Microsoft Teams Chat vs Channels

Microsoft Teams Chat vs Channels – the great debate.

Photo credit: collabwithkat.com

We help people to adopt Microsoft tools to communicate and work more effectively. Over two million people access a Microsoft solution that we built, configured and or launched across the globe. From our first-hand experience we have noticed some reoccurring trends that consistently plague organisations when launching Microsoft Teams.

After strong organic adoption of Microsoft Teams catalysed by the likes of the pandemic, bad practices can quickly set in and render the collaboration platform underutilised and misunderstood. The real power of Microsoft Teams is defined by its transparency, single point of access and ability to integrate tools and processes but an over reliance of private siloed communications spaces like chat can be devastating for teamwork and culture.

In this blog we’ll explore why people feel safe using private communication channels, why they are bad and why you should work more collaboratively with channels. We’ll also end on some top tips to share with your team so you can start working better, faster.   

Why people use Chat

It’s first important to understand why people use chat. This can help create empathy with our audience so we can start to define strategies to remedy poor behaviours.

Familiar:

  • Instant messaging has been around for a long time with the likes of communicator, Skype for business and consumer apps. People often understand what they are with little help and feel comfortable doing so. But familiarity breeds inertia which creates emotional attachments that can be very hard to break.

Private:

  • By their nature chats are private. They require explicit permission to be granted and therefore you can control the environment and any exposure to any content. This creates psychological safety, similar to emails. There is an inherent fear that people will be judged for things they write or share in open forums.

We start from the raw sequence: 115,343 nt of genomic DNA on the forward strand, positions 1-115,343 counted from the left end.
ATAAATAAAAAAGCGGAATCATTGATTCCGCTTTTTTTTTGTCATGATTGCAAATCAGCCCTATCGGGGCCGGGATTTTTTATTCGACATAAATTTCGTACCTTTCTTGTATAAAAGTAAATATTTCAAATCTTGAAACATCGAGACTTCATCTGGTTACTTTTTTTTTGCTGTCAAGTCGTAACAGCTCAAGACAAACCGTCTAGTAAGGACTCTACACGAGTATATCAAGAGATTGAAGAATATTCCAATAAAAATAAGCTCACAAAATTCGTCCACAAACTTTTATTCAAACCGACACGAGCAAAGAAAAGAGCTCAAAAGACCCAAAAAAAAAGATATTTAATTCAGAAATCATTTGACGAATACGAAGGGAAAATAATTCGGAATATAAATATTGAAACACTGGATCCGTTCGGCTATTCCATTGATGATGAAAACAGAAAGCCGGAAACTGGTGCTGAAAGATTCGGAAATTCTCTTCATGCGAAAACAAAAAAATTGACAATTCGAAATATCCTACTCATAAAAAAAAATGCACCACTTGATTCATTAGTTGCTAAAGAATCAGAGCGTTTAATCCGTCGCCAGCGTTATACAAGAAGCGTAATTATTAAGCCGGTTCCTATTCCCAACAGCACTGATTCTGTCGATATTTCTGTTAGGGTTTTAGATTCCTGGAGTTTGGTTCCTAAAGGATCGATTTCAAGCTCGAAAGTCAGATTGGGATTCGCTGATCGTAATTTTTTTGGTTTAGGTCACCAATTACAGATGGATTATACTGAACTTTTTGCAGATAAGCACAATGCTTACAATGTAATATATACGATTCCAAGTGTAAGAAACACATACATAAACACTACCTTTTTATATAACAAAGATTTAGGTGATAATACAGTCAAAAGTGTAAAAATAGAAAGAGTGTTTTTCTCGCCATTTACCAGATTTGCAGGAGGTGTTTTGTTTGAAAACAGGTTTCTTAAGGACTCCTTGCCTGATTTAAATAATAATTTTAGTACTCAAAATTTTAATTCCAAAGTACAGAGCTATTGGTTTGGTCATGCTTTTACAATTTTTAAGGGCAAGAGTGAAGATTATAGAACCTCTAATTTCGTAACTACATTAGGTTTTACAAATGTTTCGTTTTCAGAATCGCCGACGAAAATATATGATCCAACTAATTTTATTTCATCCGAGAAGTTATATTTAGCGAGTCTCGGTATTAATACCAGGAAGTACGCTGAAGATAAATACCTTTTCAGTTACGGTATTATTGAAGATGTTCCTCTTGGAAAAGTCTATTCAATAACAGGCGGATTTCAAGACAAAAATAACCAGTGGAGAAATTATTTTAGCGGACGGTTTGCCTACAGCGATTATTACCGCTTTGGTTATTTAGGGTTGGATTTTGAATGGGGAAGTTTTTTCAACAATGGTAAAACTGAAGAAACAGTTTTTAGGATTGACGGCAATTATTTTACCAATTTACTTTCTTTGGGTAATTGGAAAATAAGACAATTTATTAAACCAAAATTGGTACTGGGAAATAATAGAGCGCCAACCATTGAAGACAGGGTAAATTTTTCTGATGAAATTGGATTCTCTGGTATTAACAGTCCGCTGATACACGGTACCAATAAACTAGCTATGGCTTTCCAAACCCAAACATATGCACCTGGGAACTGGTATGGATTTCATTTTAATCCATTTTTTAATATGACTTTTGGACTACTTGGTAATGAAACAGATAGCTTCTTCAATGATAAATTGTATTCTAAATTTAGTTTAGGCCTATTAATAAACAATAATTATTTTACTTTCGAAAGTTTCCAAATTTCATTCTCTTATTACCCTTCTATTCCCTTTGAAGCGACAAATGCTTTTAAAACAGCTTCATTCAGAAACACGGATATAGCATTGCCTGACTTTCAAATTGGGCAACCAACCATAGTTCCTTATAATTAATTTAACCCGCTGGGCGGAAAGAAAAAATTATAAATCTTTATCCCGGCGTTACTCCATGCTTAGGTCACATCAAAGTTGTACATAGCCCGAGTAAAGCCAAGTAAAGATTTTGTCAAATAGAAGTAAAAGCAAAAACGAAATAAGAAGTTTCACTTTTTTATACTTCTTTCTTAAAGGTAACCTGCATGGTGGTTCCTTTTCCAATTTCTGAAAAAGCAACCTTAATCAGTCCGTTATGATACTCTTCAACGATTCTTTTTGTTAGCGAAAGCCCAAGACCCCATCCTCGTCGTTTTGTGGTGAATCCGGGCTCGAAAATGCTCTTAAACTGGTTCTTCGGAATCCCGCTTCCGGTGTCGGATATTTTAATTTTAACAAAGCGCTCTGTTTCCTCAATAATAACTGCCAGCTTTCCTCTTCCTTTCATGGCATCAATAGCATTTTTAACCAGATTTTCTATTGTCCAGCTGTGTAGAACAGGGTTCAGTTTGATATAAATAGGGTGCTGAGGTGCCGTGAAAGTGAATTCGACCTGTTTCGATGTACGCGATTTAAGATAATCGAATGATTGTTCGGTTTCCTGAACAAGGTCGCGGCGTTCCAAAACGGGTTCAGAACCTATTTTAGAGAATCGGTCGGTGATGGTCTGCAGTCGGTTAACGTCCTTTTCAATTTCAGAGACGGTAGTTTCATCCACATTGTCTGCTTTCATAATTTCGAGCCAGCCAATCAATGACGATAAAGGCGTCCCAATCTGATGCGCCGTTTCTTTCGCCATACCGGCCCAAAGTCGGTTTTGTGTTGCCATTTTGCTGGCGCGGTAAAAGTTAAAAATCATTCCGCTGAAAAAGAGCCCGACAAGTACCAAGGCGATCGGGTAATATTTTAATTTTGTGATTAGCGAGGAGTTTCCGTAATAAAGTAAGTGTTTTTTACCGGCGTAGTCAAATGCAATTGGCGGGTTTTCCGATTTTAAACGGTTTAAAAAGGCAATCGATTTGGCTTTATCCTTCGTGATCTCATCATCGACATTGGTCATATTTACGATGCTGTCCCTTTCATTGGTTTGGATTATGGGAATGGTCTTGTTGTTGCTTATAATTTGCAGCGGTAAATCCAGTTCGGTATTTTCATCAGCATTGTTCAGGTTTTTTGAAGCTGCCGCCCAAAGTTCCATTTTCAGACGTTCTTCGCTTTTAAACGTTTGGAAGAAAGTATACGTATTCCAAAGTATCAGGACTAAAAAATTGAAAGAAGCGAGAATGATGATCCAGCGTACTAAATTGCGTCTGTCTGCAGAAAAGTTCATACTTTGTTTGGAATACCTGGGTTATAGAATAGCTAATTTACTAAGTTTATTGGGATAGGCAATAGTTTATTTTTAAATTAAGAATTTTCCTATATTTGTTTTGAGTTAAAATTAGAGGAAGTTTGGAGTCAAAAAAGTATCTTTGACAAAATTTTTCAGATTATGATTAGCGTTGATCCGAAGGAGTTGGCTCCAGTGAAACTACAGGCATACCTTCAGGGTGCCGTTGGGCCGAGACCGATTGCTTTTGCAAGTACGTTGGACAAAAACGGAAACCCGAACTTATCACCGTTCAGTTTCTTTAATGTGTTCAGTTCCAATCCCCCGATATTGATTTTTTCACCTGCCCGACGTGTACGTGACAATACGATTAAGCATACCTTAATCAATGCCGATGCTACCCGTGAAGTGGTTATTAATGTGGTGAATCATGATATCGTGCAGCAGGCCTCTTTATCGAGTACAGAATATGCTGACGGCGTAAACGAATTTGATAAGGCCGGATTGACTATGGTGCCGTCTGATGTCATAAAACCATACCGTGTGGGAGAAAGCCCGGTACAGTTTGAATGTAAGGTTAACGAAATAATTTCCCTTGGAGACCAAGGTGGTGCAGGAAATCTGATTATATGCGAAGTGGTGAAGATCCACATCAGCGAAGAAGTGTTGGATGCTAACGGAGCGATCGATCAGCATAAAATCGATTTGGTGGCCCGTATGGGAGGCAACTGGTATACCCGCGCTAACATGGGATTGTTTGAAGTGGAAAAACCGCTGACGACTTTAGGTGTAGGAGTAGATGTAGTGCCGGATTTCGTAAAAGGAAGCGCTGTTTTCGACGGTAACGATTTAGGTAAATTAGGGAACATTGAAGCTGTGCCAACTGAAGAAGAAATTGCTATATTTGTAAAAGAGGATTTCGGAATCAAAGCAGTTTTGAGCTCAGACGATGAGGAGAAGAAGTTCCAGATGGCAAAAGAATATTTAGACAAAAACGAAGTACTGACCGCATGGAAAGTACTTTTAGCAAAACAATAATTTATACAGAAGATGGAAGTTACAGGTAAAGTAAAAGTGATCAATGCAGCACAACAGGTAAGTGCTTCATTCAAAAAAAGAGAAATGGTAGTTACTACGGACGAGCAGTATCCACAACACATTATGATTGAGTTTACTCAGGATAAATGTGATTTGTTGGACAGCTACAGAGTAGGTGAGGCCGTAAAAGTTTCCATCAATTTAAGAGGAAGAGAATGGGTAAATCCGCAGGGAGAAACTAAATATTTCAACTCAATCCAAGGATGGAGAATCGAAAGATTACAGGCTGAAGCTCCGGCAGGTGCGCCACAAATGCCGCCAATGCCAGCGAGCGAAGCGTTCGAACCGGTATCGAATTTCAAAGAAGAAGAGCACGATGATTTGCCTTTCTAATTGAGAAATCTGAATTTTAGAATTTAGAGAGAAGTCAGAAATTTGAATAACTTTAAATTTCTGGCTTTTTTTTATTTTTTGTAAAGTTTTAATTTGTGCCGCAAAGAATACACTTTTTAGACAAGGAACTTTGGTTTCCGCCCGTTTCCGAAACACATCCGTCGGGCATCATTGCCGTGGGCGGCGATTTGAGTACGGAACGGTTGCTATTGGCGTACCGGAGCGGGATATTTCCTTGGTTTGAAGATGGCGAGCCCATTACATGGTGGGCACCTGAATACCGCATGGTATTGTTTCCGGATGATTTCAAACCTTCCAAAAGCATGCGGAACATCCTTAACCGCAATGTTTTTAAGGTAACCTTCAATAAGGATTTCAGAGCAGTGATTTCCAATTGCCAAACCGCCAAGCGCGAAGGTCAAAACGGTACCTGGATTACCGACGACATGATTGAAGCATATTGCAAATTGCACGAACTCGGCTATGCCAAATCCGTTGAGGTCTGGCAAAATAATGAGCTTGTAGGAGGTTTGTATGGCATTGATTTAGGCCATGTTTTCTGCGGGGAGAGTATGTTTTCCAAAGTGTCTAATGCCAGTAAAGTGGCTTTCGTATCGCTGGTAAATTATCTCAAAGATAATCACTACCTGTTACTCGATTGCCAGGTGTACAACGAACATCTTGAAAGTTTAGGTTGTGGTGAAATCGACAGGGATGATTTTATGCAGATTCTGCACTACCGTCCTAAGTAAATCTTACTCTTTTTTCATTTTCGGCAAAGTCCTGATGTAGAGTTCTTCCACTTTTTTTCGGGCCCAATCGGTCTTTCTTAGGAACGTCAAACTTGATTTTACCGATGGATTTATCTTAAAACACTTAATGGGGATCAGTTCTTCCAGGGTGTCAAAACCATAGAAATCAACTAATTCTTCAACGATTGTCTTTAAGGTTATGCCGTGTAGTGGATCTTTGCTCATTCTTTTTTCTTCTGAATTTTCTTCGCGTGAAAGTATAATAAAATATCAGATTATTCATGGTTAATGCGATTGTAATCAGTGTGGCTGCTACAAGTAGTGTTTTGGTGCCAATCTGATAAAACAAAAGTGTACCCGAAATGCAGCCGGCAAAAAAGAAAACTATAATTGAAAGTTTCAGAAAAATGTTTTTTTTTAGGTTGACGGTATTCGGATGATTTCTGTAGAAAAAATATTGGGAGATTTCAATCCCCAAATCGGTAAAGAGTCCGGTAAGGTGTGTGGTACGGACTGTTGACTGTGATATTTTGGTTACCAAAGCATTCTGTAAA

Undereducated:

  • Digital workplaces and platforms, working out loud concepts and behaviours are still relatively new. In many cases people may not know there is a better way to work together or indeed what good looks like.

Why Chat is bad for work

On the face of it you may think that chatting to colleagues is harmless, it’s not hurting anyone so what’s the big deal?

Well chat is bad for work. We are defining ‘work’ here as deliverables or outcomes that you are responsible for in your role.

Chaotic:

  • Firstly, chat is chaotic and disorderly. Your chat feed can fill up quickly with several competing messages and notifications. This can be terrible for prioritising and managing workloads. Information shared in this space can be hard to find again. There are also private chats, group chats, meetings chats – all of which can be very hard to track what was said and where.  

Restricted:

  • As we discussed previously, chats are private, meaning they are restricted. If you have project conversations in a chat with only a few team members you’re depriving others of information. Meaning you will have to duplicate conversations or worse leave team members out of the loop. This can foster exclusion and fragmented team culture which can have a negative effect in our current climate.

Stifling:

  • When information is stifled and suppressed it causes frustration. Not only with messages and information but also with documents. Sharing files in chats saves them to your OneDrive, your personal work cloud location. OneDrive requires explicit permission to access which is extremely prohibiting when working on things as a team. It also poses a project risk as documents in OneDrive aren’t owned by the team which can cause complications if someone leaves or is off unwell.